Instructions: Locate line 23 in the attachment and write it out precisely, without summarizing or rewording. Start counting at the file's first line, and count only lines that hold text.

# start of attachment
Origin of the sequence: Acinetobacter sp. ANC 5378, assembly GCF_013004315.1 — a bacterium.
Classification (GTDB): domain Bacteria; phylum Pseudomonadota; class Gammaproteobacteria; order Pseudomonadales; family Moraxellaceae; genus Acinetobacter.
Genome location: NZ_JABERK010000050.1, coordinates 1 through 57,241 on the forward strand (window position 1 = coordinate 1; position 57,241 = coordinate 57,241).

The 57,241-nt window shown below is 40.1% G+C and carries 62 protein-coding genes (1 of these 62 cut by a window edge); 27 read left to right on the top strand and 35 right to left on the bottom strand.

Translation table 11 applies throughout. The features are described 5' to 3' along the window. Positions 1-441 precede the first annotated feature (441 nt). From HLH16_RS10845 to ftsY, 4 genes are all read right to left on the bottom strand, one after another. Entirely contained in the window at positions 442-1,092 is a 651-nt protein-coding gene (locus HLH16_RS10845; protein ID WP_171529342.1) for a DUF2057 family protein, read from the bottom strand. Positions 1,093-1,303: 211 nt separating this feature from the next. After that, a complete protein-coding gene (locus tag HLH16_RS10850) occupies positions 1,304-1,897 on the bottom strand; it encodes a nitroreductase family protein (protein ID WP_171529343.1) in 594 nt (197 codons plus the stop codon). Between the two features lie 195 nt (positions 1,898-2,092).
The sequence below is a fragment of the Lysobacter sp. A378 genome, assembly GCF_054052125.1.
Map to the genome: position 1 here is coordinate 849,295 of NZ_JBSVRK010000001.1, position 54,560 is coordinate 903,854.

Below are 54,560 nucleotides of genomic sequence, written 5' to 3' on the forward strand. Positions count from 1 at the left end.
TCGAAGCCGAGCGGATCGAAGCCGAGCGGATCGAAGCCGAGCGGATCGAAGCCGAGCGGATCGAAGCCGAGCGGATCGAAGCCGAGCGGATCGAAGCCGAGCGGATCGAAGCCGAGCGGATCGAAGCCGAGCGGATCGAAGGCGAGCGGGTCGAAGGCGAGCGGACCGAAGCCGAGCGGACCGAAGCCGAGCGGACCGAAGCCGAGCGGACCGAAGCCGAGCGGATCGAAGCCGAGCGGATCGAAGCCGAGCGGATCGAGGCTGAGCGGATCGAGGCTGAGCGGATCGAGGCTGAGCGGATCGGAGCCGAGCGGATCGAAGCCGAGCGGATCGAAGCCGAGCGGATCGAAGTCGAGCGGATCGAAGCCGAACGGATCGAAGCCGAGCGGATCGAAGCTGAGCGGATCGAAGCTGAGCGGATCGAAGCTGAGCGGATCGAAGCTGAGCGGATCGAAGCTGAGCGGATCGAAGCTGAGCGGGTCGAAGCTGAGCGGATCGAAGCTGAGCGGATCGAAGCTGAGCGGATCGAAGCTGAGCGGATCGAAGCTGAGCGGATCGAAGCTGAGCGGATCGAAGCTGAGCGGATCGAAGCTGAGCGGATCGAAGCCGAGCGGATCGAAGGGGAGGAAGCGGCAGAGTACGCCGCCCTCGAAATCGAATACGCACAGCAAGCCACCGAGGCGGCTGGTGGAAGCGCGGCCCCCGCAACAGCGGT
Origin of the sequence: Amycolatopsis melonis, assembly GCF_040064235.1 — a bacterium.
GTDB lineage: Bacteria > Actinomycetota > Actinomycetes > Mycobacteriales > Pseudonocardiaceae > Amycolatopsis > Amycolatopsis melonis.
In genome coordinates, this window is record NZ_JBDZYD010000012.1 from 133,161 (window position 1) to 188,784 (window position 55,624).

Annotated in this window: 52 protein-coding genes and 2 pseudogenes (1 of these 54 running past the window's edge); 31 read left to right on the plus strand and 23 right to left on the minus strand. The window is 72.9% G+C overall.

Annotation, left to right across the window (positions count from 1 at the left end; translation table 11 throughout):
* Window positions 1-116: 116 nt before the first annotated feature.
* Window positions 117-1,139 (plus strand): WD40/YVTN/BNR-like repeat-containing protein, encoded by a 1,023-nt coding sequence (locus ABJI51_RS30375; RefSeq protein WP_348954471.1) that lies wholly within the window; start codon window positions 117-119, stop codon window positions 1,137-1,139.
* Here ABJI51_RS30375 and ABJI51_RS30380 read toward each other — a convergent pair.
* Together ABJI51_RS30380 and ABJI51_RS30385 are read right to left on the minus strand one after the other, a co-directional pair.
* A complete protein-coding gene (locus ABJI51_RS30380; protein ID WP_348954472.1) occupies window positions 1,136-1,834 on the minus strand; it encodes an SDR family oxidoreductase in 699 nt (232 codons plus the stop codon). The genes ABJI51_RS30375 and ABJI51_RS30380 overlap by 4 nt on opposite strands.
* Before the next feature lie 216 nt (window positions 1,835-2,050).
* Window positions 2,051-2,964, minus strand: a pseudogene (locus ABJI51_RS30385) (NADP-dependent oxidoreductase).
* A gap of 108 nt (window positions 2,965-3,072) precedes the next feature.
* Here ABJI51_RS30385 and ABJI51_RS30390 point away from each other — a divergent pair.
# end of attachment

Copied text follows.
* Here ABJI51_RS30385 and ABJI51_RS30390 point away from each other — a divergent pair.